In today's world everything happens instantly. Our fastest computers are operating at 1.6 gigahertz, we eat food that is cooked within seconds and we often expect our careers to move just as fast. Yet new opportunities can still take weeks or months to emerge. If you're not very established or thinking of changing careers, the move can take twice as long as you predict. So how do you go about planning and strategising for forging your dream career? Start with this bit of advice from Jooble.
Careers vs Money
There are times when you have to take the first job you are offered just so you can pay the bills. But, taking a job just for the money when you really wanted to make a strategic career move could leave you frustrated.
With careful planning, you can spot jobs and opportunities that will get you where you want to go. In the long run, you want to be making good money in your preferred field. It might take months or even years to reach your ideal salary, but don't get discouraged.
No matter how easy it seems, most successful people have worked long and hard at their careers to reach the top of their game. Sometimes you see someone at the top and chalk it up to luck. It is true that part of success is being in the right place at the right time, but planning and being savvy about the opportunities that come your way are what most great careers are built on.
Spend time planning your career but don't plan so rigidly that you aren't open to interesting options you hadn't considered before. Be open minded and view everything as a positive opportunity to get you to where you want to be.
Career planning is not like party planning. It doesn't just happen and then it's over. You have to keep doing it.
You should aim to do one career-building task every week. This could be learning new skills, expanding your professional network, learning more about your industry, or finding mentorship from someone else about your future possibilities.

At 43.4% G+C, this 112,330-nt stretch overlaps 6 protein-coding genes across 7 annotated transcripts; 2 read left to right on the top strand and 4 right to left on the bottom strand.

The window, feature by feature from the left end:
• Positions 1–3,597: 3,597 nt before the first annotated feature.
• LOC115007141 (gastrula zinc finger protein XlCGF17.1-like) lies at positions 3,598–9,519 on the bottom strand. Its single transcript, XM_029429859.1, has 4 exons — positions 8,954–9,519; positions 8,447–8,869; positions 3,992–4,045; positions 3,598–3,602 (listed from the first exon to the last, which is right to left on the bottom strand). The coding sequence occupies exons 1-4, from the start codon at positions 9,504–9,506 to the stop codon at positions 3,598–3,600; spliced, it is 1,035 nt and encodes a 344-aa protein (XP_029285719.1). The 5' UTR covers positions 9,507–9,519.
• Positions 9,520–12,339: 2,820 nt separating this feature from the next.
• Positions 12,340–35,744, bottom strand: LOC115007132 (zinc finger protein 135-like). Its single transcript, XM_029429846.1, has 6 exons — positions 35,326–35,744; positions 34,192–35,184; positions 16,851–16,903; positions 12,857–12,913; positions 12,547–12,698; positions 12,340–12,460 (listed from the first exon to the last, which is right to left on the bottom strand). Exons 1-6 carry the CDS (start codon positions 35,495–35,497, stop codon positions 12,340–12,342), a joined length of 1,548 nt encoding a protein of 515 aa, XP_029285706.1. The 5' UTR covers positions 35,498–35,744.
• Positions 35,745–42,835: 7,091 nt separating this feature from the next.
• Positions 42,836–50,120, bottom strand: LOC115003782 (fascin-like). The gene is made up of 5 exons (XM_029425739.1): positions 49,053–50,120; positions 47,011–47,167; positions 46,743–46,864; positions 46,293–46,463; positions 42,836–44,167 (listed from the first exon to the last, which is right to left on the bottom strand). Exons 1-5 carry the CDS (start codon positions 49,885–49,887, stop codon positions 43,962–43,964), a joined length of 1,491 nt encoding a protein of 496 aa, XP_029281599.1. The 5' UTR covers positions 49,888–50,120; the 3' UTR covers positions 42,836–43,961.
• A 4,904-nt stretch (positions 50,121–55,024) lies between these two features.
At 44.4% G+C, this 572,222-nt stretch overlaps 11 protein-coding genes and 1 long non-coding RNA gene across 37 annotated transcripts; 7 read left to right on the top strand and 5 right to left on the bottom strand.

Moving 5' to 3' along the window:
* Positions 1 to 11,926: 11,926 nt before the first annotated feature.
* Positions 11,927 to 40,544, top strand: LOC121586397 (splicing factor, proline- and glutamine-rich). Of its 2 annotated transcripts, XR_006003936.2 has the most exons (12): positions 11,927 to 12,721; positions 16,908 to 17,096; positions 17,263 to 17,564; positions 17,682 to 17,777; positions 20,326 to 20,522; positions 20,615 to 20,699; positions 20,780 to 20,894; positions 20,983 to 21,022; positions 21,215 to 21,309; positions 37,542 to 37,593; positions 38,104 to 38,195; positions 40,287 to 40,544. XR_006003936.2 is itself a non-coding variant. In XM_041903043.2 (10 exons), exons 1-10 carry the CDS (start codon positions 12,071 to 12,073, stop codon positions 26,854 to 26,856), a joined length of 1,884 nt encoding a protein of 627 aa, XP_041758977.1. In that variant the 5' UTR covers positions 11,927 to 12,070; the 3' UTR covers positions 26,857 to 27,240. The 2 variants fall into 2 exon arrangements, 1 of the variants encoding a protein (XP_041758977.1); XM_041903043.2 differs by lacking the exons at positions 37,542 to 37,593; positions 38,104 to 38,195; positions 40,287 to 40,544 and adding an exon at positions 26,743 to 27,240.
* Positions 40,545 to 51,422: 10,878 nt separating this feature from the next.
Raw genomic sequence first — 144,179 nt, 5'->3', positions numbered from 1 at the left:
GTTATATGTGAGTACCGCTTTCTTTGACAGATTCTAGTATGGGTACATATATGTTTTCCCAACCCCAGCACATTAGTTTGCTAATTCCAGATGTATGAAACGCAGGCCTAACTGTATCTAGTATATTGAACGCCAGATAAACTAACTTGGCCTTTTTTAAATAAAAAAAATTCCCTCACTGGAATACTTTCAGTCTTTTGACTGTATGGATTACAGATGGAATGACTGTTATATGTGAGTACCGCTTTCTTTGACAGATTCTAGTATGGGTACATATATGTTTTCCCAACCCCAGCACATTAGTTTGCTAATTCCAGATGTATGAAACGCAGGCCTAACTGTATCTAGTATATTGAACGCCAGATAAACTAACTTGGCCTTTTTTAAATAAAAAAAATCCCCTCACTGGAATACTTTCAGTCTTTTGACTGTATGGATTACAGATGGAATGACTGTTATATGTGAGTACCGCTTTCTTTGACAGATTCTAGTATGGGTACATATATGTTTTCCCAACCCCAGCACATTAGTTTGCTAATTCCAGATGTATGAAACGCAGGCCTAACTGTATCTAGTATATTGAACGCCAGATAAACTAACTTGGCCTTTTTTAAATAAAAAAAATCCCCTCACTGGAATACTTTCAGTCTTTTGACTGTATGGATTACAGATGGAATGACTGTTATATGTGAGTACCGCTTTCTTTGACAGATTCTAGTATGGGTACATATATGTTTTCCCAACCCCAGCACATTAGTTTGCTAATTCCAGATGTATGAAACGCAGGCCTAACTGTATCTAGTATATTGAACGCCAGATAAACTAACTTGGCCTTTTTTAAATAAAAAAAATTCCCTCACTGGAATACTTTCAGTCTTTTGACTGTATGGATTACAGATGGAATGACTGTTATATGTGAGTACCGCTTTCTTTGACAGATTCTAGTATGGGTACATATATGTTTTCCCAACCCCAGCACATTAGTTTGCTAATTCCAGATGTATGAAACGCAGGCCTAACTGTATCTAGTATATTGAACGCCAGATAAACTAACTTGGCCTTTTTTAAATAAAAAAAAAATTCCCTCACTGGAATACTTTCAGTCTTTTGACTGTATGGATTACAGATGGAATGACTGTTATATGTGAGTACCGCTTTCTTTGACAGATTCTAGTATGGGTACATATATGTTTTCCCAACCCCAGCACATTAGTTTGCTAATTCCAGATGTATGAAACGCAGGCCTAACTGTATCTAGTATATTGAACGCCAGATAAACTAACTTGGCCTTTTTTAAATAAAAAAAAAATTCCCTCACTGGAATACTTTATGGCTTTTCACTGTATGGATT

It is important to remember to be active in your approach - don't just rest on your laurels. People doing the best in their chosen industries are constantly adapting themselves to maneuver the changing job market.
Pursue personal projects
Decide what you want your career to be and make your opportunities match that. Sometimes, you have to take the role employers give you. But you can also make roles for yourself by pursuing personal projects, and those help you further your career. If you want to be a writer, dedicate some of your spare time to doing what you love. This will show your passion for the area you're interested in, whilst also developing your skills.
Better yet, create projects aligned to where you want to go within your workplace. Make your own opportunities. For example, if you are working as a bookkeeper, you could become department newsletter editor. Even if the job takes a few more hours a week, creating, editing, and writing, a department newsletter pulls you closer to your long-term career goal.
What does all of this mean?
Positioning yourself in your career happens one step at a time, but this can't happen without planning and taking action. The key is taking the time to identify exactly what you want, visualising and planning the steps to get you there - and most importantly of all, acting on what you've planned. Be proactive in developing the right skills, knowledge and connections and eventually, nail your dream job.